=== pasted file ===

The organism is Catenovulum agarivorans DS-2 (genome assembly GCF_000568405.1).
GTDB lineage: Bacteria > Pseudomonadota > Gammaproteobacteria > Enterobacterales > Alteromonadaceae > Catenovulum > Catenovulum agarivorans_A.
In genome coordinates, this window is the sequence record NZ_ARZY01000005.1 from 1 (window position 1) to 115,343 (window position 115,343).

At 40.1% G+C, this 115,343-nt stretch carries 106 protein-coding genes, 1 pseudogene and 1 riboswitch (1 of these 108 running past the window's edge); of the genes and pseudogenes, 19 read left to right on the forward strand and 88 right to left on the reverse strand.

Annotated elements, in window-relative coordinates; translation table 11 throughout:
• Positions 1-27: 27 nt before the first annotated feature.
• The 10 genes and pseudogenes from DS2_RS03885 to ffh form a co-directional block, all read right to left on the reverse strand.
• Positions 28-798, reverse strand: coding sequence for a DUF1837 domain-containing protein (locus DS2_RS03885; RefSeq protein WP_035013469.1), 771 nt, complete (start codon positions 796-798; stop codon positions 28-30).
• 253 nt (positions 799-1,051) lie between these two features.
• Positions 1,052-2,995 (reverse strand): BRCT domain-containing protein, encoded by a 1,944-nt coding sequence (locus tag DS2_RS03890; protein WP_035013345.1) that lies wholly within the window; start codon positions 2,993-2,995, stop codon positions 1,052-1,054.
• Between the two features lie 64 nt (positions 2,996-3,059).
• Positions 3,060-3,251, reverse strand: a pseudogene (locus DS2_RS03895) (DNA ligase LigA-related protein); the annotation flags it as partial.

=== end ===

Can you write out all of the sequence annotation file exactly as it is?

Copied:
The organism is Catenovulum agarivorans DS-2 (genome assembly GCF_000568405.1).
GTDB lineage: Bacteria > Pseudomonadota > Gammaproteobacteria > Enterobacterales > Alteromonadaceae > Catenovulum > Catenovulum agarivorans_A.
In genome coordinates, this window is the sequence record NZ_ARZY01000005.1 from 1 (window position 1) to 115,343 (window position 115,343).

At 40.1% G+C, this 115,343-nt stretch carries 106 protein-coding genes, 1 pseudogene and 1 riboswitch (1 of these 108 running past the window's edge); of the genes and pseudogenes, 19 read left to right on the forward strand and 88 right to left on the reverse strand.

Annotated elements, in window-relative coordinates; translation table 11 throughout:
• Positions 1-27: 27 nt before the first annotated feature.
• The 10 genes and pseudogenes from DS2_RS03885 to ffh form a co-directional block, all read right to left on the reverse strand.
• Positions 28-798, reverse strand: coding sequence for a DUF1837 domain-containing protein (locus DS2_RS03885; RefSeq protein WP_035013469.1), 771 nt, complete (start codon positions 796-798; stop codon positions 28-30).
• 253 nt (positions 799-1,051) lie between these two features.
• Positions 1,052-2,995 (reverse strand): BRCT domain-containing protein, encoded by a 1,944-nt coding sequence (locus tag DS2_RS03890; protein WP_035013345.1) that lies wholly within the window; start codon positions 2,993-2,995, stop codon positions 1,052-1,054.
• Between the two features lie 64 nt (positions 2,996-3,059).
• Positions 3,060-3,251, reverse strand: a pseudogene (locus DS2_RS03895) (DNA ligase LigA-related protein); the annotation flags it as partial.